The claw of the yellow excavator tore bite after bite from the two-story Dutch Colonial at 3738 Dupont Av. N. The Minneapolis street on which the house had stood since 1907 was nearly empty of spectators as the building was methodically dismembered Thursday. By lunch time, only a pile of plaster, lath, and wood remained.

Thus ended the life of a sturdy house that stood vacant for almost three years, turned into a neighborhood nuisance, produced a frozen waterfall, survived a tornado and was the focus of a last-minute effort to save it.

“It’s an unfortunate incident,” Nuria Rivera-Vandermyde, head of the city’s regulatory services department, said Friday. “People don’t like homes to be demolished. At some point there has to be an end to it.”

The house first came to the attention of city officials in December 2009, when Erik Laine, who bought the foreclosed house two years earlier as an investment, failed to pay the water bill. The city visited the house in order to shut off the water, but needed Laine to make a plumbing repair before they could do it. The water service stayed on.

In August 2010, after neighbors complained, inspectors issued multiple orders to make repairs.

The following month the city found that Laine was renting out the property without having a rental license. The tenants had to go, but once again, the water service remained.

The house gained notoriety in January 2011 when a pipe burst and the Whistleblower reported on the miniature waterfall that froze as it exited a first floor window. Neighbors were frustrated because the city could have prevented the damage by shutting off the water.

Next-door neighbor Gary Nicholson, who noticed water seeping into his basement, was not happy. “It was like a glacier coming out of the house. I was afraid [my] basement wall was going to collapse.”

The city condemned the property, but it turned out the damage from the burst pipe was minor and a city official said he would recommend renovation, not demolition.

Laine had already given up on the property. One neighbor parked his car in Laine’s garage to make the place look inhabited. Squirrels raced in and out of the house and grass grew knee high.

In March 2011, the city told Laine he must register the house as vacant. Two months later, a tornado dropped a tree on its roof.

Code violations racked up as did special assessments, city records show.

“Cut Grass/Weeds” $234. “Vacant Building Registration Fee” $6,550. “Remove Rubbish” $275. “Hazardous Tree Resting On Backside Of House” $2,654.30. “Unpaid Admin Citations” $1,100.

A total of $23,479 in assessments between 2009 and 2012 went unpaid and were added to Laine’s property tax bill, which totaled $26,191 at the end of 2012.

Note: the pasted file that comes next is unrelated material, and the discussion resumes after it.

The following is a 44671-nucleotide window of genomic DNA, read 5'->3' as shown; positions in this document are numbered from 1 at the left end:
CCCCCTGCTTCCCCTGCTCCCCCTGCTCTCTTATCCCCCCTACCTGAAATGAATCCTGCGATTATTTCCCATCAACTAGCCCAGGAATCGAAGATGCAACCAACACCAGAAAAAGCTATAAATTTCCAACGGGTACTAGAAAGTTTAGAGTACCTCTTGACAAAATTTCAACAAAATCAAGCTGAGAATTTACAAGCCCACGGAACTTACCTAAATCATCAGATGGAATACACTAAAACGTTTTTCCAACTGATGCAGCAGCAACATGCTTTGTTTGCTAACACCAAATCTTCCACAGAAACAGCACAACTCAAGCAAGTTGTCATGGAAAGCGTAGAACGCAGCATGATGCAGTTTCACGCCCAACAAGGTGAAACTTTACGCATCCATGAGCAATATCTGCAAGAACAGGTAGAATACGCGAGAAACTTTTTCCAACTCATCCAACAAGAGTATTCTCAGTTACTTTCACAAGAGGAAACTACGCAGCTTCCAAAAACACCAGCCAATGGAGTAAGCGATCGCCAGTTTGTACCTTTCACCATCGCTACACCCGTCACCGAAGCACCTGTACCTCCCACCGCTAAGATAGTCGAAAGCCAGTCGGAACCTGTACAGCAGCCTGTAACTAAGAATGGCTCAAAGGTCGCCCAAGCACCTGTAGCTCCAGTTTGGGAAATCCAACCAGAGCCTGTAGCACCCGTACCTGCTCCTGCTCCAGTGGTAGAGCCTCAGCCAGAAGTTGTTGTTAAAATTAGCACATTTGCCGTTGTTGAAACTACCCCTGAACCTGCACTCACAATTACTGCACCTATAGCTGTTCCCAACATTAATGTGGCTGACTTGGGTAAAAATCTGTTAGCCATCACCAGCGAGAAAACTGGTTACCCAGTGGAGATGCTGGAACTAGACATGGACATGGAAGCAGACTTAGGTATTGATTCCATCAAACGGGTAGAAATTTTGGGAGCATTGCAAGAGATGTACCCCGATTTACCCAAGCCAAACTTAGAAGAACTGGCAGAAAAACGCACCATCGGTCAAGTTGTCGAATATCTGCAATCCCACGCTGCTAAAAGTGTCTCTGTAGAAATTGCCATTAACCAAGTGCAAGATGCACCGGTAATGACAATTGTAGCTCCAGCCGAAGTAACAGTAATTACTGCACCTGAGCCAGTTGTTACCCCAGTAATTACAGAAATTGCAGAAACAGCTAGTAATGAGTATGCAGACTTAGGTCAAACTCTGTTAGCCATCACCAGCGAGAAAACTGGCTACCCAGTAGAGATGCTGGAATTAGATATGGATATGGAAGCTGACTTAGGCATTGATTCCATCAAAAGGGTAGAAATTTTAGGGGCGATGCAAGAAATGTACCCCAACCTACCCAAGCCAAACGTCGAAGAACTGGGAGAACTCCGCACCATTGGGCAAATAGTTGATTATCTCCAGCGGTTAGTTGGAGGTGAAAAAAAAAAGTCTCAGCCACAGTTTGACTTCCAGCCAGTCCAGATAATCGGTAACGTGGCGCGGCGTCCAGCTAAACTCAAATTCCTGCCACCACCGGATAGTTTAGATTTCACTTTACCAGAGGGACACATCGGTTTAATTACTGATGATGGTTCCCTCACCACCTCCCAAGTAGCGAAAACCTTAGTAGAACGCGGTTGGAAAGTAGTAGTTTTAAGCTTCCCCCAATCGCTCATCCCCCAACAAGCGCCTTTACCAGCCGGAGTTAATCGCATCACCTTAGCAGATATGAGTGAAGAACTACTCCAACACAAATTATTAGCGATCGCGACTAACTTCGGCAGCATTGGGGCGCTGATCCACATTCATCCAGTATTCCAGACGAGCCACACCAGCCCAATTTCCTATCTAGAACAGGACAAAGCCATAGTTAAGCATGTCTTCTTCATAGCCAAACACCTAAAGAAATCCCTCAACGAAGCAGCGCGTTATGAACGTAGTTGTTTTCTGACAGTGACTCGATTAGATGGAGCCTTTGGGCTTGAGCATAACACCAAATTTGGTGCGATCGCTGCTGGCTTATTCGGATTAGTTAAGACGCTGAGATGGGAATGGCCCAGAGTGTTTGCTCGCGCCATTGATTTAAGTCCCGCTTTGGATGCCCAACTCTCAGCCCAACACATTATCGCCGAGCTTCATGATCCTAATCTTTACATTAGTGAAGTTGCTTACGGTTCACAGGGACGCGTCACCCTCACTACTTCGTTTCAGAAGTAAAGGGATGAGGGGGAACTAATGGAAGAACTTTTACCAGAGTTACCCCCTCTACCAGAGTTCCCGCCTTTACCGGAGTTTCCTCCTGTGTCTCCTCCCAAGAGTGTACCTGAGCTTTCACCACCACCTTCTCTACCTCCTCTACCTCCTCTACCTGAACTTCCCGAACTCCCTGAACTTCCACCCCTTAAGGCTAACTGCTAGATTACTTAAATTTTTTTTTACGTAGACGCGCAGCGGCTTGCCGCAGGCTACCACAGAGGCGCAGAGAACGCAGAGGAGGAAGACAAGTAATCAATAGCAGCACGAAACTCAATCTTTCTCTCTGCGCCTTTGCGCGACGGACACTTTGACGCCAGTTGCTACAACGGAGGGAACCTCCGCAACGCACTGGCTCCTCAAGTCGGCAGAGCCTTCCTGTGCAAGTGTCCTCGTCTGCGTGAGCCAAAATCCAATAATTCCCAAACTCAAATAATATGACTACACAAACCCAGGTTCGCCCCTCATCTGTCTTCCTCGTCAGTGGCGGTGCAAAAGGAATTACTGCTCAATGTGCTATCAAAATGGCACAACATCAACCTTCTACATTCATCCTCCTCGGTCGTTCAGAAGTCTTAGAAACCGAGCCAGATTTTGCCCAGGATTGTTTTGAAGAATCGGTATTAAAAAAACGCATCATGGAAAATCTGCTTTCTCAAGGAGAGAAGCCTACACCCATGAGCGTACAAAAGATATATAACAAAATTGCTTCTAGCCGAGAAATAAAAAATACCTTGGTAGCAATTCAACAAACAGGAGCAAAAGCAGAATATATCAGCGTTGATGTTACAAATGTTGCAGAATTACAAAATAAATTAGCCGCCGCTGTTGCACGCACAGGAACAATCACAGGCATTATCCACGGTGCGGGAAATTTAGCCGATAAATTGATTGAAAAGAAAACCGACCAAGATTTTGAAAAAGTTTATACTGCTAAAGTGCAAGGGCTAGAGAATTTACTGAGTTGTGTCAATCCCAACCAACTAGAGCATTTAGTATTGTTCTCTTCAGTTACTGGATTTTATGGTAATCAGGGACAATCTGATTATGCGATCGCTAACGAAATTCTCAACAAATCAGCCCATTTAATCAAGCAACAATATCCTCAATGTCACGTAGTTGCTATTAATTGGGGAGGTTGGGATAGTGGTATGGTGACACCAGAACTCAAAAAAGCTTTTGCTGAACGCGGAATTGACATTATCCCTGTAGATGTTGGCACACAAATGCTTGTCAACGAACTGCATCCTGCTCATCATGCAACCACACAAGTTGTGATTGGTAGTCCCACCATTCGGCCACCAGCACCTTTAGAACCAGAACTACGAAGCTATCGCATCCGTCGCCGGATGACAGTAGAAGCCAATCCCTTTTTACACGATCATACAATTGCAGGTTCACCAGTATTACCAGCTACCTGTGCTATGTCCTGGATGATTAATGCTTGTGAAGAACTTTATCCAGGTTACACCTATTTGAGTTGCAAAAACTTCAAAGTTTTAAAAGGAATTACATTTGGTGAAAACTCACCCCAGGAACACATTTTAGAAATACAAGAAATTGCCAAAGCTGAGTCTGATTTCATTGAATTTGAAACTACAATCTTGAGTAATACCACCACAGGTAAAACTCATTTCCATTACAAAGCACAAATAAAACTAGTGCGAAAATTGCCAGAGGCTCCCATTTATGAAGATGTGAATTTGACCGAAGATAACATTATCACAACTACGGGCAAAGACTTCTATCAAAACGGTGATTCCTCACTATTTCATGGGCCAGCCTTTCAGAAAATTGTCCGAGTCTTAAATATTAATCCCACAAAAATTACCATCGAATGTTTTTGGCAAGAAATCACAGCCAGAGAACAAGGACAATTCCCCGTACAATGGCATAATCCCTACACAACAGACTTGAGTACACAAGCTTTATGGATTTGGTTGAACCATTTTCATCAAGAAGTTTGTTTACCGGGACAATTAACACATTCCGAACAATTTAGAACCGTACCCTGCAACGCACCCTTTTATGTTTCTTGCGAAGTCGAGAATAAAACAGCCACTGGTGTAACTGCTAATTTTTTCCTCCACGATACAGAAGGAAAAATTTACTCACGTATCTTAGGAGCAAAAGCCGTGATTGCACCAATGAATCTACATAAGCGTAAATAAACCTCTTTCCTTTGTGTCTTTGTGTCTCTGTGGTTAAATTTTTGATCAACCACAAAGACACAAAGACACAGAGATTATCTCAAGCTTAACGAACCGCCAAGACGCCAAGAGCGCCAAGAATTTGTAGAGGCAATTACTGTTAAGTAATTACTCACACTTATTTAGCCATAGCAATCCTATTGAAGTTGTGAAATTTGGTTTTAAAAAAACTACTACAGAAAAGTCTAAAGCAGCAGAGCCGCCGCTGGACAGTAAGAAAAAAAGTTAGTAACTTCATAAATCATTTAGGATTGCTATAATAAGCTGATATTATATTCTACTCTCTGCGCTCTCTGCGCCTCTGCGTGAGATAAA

Finally, in October 2012, after neighbors and the McKinley Community Association begged the city to do something, the house was ordered demolished. Laine failed to appeal the “notice to demolish,” sent to him at that time, city spokesman Matt Laible said.

Nine months later the city made good on its order, just after letting the Minneapolis Fire Department practice its breaking and entering skills on it.

“We’re kind of glad to see it go. Four years is a long time. I’m tired of this damn thing,” Nicholson said.

Neighbor Dean Skoglund agreed. “It’s just been kind of an eyesore for the neighborhood. Everybody drives up, takes a couple pictures of it and drives away. So yeah, I’m glad it’s gone.”

The final episode: A TV drama

The house did not go quietly, as it turns out.

The host of DIY network’s “Rehab Addict,” Nicole Curtis, entered the picture in February when Brian Finstad, Curtis’ acquisition project manager, sent an e-mail to a city official expressing an interest in buying the property from Laine.

“But after we realized the significant back taxes, assessments, and [vacant and boarded house] fees, we had to rethink our strategy,” Finstad said. He and Curtis say they proposed other options and shortly after the Fire Department began its training exercise on Wednesday, Finstad unsuccessfully tried to get it halted.

In the end, the city had no right to make a deal with Curtis, according to Laible.

“Ms. Curtis is a private for-profit developer who has no legal financial interest in this property,” Laible said. “City staff have never been informed in writing that anyone has acquired or is close to acquiring the property.”

“We had no owner. We still can’t even find the owner. If we had heard from the owner and he said, ‘Hey, I’m having such-and-such go in and do something,’ we would have paused,” Rivera-Vandermyde said. Whistleblower could not reach Laine last week.

The demolition went forward.

Demolition: A timely issue

In recent years, people have become more concerned about the demolition of houses, said Elizabeth Glidden, council member for the 8th Ward in south Minneapolis. Glidden said she was thankful to Curtis for rehabbing a house in her ward. The lot, too small to allow for off-street parking, likely would have remained forever a vacant lot if the house had instead been torn down, Glidden said.

“I’m happy to have the discussion be sparked about the broader policy arguments on what is the city of Minneapolis’s role in preservation versus demolition," Rivera-Vandermyde said. "I think there is a place for both of them in our worlds,” but, she added “sometimes the cost-benefit just doesn’t lend itself to that.”

In the case of 3738 Dupont Av. N., a city inspector estimated that repairing the home would cost between $60,000 and $87,000 and the estimated market value of the property was $23,500 in 2013. That’s barely twice the cost of demolition, $10,458.90, which will be added to Laine’s property taxes come January.

Jane Friedmann • 612-673-7852